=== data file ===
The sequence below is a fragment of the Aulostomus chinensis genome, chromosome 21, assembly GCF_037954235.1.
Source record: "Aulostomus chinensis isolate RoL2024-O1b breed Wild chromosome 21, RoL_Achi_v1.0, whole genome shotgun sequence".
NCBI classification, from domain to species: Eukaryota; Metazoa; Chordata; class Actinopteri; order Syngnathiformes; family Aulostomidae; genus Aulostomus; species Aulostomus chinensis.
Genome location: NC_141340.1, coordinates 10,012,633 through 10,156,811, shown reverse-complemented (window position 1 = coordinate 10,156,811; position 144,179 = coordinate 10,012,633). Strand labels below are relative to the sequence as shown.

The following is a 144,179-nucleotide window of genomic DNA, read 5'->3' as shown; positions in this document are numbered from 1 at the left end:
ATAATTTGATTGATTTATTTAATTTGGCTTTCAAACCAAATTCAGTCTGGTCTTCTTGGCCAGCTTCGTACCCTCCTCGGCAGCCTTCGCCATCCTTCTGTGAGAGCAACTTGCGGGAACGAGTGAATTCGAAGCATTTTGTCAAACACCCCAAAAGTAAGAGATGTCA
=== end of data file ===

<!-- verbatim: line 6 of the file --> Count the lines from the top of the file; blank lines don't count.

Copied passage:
ATAATTTGATTGATTTATTTAATTTGGCTTTCAAACCAAATTCAGTCTGGTCTTCTTGGCCAGCTTCGTACCCTCCTCGGCAGCCTTCGCCATCCTTCTGTGAGAGCAACTTGCGGGAACGAGTGAATTCGAAGCATTTTGTCAAACACCCCAAAAGTAAGAGATGTCA